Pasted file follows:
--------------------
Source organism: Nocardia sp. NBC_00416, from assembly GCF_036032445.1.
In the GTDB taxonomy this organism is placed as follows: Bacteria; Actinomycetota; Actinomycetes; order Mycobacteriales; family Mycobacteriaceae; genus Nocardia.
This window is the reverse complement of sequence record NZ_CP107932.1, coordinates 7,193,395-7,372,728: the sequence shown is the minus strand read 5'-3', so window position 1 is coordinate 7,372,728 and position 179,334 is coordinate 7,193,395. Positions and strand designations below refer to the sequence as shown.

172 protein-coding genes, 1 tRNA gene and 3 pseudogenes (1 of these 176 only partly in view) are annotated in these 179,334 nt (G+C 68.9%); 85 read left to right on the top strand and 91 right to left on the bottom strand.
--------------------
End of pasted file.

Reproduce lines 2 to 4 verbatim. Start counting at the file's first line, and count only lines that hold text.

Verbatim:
In the GTDB taxonomy this organism is placed as follows: Bacteria; Actinomycetota; Actinomycetes; order Mycobacteriales; family Mycobacteriaceae; genus Nocardia.
This window is the reverse complement of sequence record NZ_CP107932.1, coordinates 7,193,395-7,372,728: the sequence shown is the minus strand read 5'-3', so window position 1 is coordinate 7,372,728 and position 179,334 is coordinate 7,193,395. Positions and strand designations below refer to the sequence as shown.

172 protein-coding genes, 1 tRNA gene and 3 pseudogenes (1 of these 176 only partly in view) are annotated in these 179,334 nt (G+C 68.9%); 85 read left to right on the top strand and 91 right to left on the bottom strand.